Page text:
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In The Arab World, Beards Have Been Controversial Long Before Hipsters Made Them A Thing

In the Middle East and North Africa, beards continue to be a source of political and religious controversy.

Posted on November 30, 2013, at 9:50 a.m. ET

The striking similarities between hipsters and Hasidim (a strand of ultra-orthodox Judaism) are well documented.

But for many Muslims in the Arab world, sporting a beard may send another (intentional or not) message: support for Islamist movements

Hipster or Salafi?

Jonathan Rashad / Via Flickr: drumzo

Thanks for playing: The answer is... Salafi. This man wears a sign in support of Egyptian Salafist leader Hazem Abu Ismail.

Take Egypt, for example, where Muslim Brotherhood members typically sport a full but well-groomed beard and mustache.

Mike Segar / Reuters

Former Egyptian President and Muslim Brotherhood member Mohammed Morsi.

Salafists, or ultra-fundamentalist Muslims, let it go long and wild. They often keep their upper lip shaven, supposedly in keeping with the Prophet Mohammed’s tradition.

Jonathan Rashad / Via Flickr: drumzo

These men in Egypt walk past street art that reads, "Down with military rule."

Some Salafists even dye their beards with henna. It’s a lifestyle.

The man's banner reads, "The revolution continues."

A lone mustache, to the other extreme, is a sign of manliness and honor. As an Arabic saying goes, a man without his mustache is like a cat without her tail. Ouch.

The famous Egyptian actor, Abdel Fatteh Al Osary, rocked the ironic mustache look back in the 1900's.

Saddam Hussein and Bashar Al Assad typify the strong man, secular Arab leader look: Clean-shaven beard with a big ‘stache.

Taha AL Rubayyh / Getty Images

Jokes aside, beards in the Middle East and North Africa, like veils, can be an important religious and socio-political signifier. In Egypt, for example, state regulation of certain outer forms of religious expression, including beards, resulted in the practice's widespread politicization. In the name of secular rule, former Egyptian President Hosni Mubarak banned government employees, including police officers and airplane pilots, from growing beards. (Veils were also forbidden for many government positions.) Beards consequently became symbolic for allegiance with banned Islamist and militant movements that the government suppressed. For some, choosing to beard also became seen as an expression of political opposition. (It's not only a Muslim issue: Egyptian Christians priests and monks also typically have long beards. Facial hair has also long been banned in the military.)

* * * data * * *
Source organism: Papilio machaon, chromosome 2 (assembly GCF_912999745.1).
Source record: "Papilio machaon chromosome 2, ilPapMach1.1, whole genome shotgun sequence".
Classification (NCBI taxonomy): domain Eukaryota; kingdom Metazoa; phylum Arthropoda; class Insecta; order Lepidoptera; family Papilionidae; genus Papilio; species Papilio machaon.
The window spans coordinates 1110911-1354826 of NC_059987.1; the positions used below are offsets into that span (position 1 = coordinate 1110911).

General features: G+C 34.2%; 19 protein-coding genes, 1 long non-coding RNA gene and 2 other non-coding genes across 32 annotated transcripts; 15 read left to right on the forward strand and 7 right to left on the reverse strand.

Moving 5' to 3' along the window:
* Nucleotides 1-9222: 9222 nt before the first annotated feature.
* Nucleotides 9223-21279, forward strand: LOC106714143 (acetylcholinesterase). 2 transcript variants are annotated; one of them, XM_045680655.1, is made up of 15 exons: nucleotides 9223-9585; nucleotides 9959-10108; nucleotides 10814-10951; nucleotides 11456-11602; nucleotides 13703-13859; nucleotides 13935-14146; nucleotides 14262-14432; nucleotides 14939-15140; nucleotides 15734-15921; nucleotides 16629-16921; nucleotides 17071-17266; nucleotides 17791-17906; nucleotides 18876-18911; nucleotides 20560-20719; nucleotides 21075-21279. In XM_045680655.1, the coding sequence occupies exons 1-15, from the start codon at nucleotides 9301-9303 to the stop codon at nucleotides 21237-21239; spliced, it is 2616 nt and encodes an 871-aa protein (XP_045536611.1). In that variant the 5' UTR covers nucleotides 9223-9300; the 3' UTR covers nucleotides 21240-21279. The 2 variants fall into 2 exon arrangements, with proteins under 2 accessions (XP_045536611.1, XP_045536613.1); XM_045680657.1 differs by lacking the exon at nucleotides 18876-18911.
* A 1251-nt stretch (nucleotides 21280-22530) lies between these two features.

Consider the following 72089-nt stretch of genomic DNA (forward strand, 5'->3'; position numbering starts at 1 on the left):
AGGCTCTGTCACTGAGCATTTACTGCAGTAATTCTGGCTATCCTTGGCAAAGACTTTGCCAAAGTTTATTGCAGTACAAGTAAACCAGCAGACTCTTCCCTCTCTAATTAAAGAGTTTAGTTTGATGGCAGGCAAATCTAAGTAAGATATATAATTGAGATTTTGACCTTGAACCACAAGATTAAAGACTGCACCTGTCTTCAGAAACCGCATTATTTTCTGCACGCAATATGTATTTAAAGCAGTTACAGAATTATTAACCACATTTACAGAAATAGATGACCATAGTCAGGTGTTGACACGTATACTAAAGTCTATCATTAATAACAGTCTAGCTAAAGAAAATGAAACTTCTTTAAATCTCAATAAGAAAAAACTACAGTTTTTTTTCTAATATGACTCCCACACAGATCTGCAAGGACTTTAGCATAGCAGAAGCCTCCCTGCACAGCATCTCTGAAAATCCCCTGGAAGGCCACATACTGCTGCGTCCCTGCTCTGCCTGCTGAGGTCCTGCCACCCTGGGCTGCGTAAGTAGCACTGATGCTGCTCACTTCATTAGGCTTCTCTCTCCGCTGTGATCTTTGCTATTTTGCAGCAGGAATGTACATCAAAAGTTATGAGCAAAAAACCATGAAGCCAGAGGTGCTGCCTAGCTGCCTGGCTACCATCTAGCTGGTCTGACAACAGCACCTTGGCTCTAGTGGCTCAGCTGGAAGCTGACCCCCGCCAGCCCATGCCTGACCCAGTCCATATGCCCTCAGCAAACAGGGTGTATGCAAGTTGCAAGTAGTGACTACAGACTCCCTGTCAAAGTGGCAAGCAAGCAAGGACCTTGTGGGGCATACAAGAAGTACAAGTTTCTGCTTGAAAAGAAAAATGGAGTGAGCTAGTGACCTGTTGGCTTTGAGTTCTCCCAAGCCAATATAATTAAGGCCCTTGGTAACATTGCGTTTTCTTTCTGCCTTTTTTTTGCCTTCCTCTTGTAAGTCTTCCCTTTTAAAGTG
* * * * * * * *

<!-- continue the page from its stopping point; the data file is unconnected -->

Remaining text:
When Mohammed Morsi became President in 2012, he was not just Egypt's first democratically elected President – but also the first with a beard. Under Morsi's rule, the taboos against beards declined as Islamists took on a more prominent role in Egyptian politics. Some restrictions still remained: dozens of bearded police officers protested for weeks after being dismissed for refusing to shave.

But since Morsi's removal, the beard's socio-political acceptance has reportedly once again experienced a decline. Many men are choosing to shave their beards off, just as more and more women are reportedly removing the veil. For some, the clean-shaven look embodies a break with Morsi's Islamist era. But many still bearded Egyptians are reporting increased harassment for their facial hair – and its implied (true or not) allegiance with ousted Morsi, the Brotherhood, and other Islamist movements. In August, Muslim Brotherhood leaders even reportedly recommended that members shave their beards to avoid arrest.

Many, of course, defy these beard classifications — Egypsters (Egyptian hipsters) and revolutionary activists the first among them — who chose to beard or not for other personal, religious, and political reasons.


The alternative Egyptian band, Salalem.

So as Movember, also known as No Shave November, comes to an end, remember this: We're not that different after all.

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